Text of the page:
I've not heard of this. As its a part time system, the typical route is to have an actuator at the hubs, at least thats been the normal route for years. With all the fuel saving gizmos on the new twins, I wouldn't think its permanently engaged. I'm having a hard time finding more information on this. I'd like to know for sure how it all works. All the writeups I find says "Engages the front axle" its not very descriptive as far as what that process is.
 

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I've not heard of this. As its a part time system, the typical route is to have an actuator at the hubs, at least thats been the normal route for years. With all the fuel saving gizmos on the new twins, I wouldn't think its permanently engaged. I'm having a hard time finding more information on this. I'd like to know for sure how it all works. All the writeups I find says "Engages the front axle" its not very descriptive as far as what that process is.
Coming from a Toyota - it was referred to as ADD - Auto Disconnecting Differential.
The Automatic Disconnecting Differential system: Off-Road.com

If you search online and google images & such - "Chevrolet 4WD Actuator" - I'm pretty sure there's only ONE actuator near the diff that engages the diff (or at least couples something/shafts together). I haven't been able to find 2 different actuators (one at each hub).
 

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I believe the @Janster is correct. Maybe you folks are confusing what a hub is?? The hub is at the wheel. It looks like any front wheel drive in the front to me. No disconnecting is happening at the wheel, it is done inside the differential. The on/off is going on from the transfer case to the front driveshaft in the diff AND the front drive shaft to the transfer case in the transfer case.

all the above is describing the front stuff going on.
 

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I'm just curious.


I had my truck off of the ground yesterday and in 2WD mode. I noticed when I spin one wheel only THAT wheel spins and if I spin the driveshaft from the front differential to the transfer case only the shaft spins.


I have a car with an LSD and if I did this both wheels would spin the same direction and I know that with an open diff that they would spin the opposite direction.


What I found out is that when you put these truck into 4WD it locks the transfer case and locks something in the front differential.


What I want to know is why does it need to lock anything in the front differential if the truck has an open differential in the front?


I hope this makes sense.....
perfect sense, it is a normal diff in the front. Just like any rear diff without a limited slip of some kind. Limited slip connects the two axles together with a series of clutches. Our trucks do not have LS front or rear. They do have a type of auto locker in the rear but it is not LS, totally different. Sooo when you put it in 4wd it connect the shaft to the diff, making it the same as any rear diff. (connects it to the transfer case also)

to answer your question it needs to lock the driveshaft the the front ring gear so you have 4WD of coarse, even with an "open diff" like you called it, it does save from having to turn the drivshaft for no reason when in 2wd, saving wear and tear and MPGs.

The ZR2 has an electric locker front and rear which is totally different also, I'll let you google that one :)
 

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Thanks. Clearly I am outdated in how it all goes together. My previous 4x4's (Pathfinder, Tahoe, couple of F350's) have most all been hub actuated. It makes sense that its an internal shaft disconnect, as it doesn't have the typical bulky hubs sticking out the front wheels. To be honest, I thought they just replaced the hubs that stuck out, to one more internally mounted for better appearance. All my buddies are full size junkies with old school tech, so a little sheltered. :)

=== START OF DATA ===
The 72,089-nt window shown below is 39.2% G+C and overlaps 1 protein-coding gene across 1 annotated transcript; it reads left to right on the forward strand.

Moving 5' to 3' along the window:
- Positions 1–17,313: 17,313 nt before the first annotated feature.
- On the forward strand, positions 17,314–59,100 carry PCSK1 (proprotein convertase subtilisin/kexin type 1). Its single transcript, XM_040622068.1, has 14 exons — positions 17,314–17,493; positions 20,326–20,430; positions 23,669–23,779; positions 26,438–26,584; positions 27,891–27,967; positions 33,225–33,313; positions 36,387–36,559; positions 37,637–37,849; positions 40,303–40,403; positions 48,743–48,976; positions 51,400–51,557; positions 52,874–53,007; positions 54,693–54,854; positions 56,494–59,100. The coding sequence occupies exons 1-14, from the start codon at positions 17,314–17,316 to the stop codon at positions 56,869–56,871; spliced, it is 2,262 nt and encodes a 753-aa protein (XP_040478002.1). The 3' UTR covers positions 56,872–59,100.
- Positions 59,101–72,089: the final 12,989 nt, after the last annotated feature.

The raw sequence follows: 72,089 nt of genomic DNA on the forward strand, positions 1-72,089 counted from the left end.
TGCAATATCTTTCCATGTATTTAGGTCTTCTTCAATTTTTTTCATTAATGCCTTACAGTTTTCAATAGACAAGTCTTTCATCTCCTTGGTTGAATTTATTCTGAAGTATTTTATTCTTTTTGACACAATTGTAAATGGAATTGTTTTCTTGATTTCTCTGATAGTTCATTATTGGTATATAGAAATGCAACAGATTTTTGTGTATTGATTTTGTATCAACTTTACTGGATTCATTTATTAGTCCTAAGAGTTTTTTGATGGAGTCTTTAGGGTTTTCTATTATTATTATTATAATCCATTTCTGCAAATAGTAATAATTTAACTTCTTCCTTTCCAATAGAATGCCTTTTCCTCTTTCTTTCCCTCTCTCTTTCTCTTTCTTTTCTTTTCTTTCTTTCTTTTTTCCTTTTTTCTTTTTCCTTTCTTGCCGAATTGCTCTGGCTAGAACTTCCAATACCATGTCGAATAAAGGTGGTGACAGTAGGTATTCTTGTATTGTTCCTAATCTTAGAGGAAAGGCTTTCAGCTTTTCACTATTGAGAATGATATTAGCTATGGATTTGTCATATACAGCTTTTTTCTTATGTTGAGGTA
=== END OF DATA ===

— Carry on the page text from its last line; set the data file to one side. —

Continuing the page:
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A lot of confusion here.... Automatic Locking hubs on these trucks only means the hubs are engaged 100% of the time (permanent) and you do not have to manually engage them. That's it......

When you read the word 'automatic' - some folks might automatically assume they engage and disengage when you put the truck into 4WD. That's not the case...... If that were true - each wheel (at the hub) would have some sort of electric or vacuum operated actuator to engage mechanical gears together. Very costly and way too much mechanical parts to wear/tear and fail.
No. Automatic locking hubs means the hubs lock automatically when 4WD is selected. This was tradition on vehicles when people first started to get lazy and not want to get out and lock hubs. It is no more costly then your diff disconnect a lot of manufacturers still do it. You are incorrect about that. Now, maybe you are correct about the Canyon/Colorado in that there is a disconnect from the diff. That's really stupid though to have the truck in 2wheel drive spinning the front CV axles.
 

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No. Automatic locking hubs means the hubs lock automatically when 4WD is selected. This was tradition on vehicles when people first started to get lazy and not want to get out and lock hubs. It is no more costly then your diff disconnect a lot of manufacturers still do it. You are incorrect about that. Now, maybe you are correct about the Canyon/Colorado in that there is a disconnect from the diff. That's really stupid though to have the truck in 2wheel drive spinning the front CV axles.
I think we're speaking the same thing but in 2 different languages.

If you re-read what I posted and put "In Today's vehicles" in front.....
I wasn't referring to vehicles that were made 20 years ago. I was referring to today's systems.
 

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I think we're speaking the same thing but in 2 different languages.

If you re-read what I posted and put "In Today's vehicles" in front.....
I wasn't referring to vehicles that were made 20 years ago. I was referring to today's systems.
We'll in a lot of today's systems their is no disconnect at all for the front drivetrain save the transfer case. Look at the Jeep Wrangler. Even in 2wd, the stuff up front is always moving.